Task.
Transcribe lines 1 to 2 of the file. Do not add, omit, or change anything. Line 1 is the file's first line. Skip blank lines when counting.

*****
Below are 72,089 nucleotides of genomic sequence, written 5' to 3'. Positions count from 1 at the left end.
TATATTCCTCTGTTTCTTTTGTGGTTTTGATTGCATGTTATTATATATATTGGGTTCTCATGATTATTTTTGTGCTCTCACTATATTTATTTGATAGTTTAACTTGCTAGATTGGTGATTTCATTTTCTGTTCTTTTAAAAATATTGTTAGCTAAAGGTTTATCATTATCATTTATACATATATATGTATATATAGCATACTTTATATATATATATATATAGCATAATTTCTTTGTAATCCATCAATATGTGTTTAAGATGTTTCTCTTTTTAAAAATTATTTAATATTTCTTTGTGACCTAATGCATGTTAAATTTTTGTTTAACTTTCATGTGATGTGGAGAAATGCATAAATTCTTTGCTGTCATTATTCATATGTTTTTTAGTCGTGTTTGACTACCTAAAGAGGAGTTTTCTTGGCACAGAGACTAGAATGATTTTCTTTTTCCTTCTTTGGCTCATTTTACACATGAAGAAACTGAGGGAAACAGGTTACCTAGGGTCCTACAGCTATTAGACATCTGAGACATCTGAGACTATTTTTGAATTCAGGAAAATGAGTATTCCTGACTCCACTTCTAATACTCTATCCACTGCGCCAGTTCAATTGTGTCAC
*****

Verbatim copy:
Below are 72,089 nucleotides of genomic sequence, written 5' to 3'. Positions count from 1 at the left end.
TATATTCCTCTGTTTCTTTTGTGGTTTTGATTGCATGTTATTATATATATTGGGTTCTCATGATTATTTTTGTGCTCTCACTATATTTATTTGATAGTTTAACTTGCTAGATTGGTGATTTCATTTTCTGTTCTTTTAAAAATATTGTTAGCTAAAGGTTTATCATTATCATTTATACATATATATGTATATATAGCATACTTTATATATATATATATATAGCATAATTTCTTTGTAATCCATCAATATGTGTTTAAGATGTTTCTCTTTTTAAAAATTATTTAATATTTCTTTGTGACCTAATGCATGTTAAATTTTTGTTTAACTTTCATGTGATGTGGAGAAATGCATAAATTCTTTGCTGTCATTATTCATATGTTTTTTAGTCGTGTTTGACTACCTAAAGAGGAGTTTTCTTGGCACAGAGACTAGAATGATTTTCTTTTTCCTTCTTTGGCTCATTTTACACATGAAGAAACTGAGGGAAACAGGTTACCTAGGGTCCTACAGCTATTAGACATCTGAGACATCTGAGACTATTTTTGAATTCAGGAAAATGAGTATTCCTGACTCCACTTCTAATACTCTATCCACTGCGCCAGTTCAATTGTGTCAC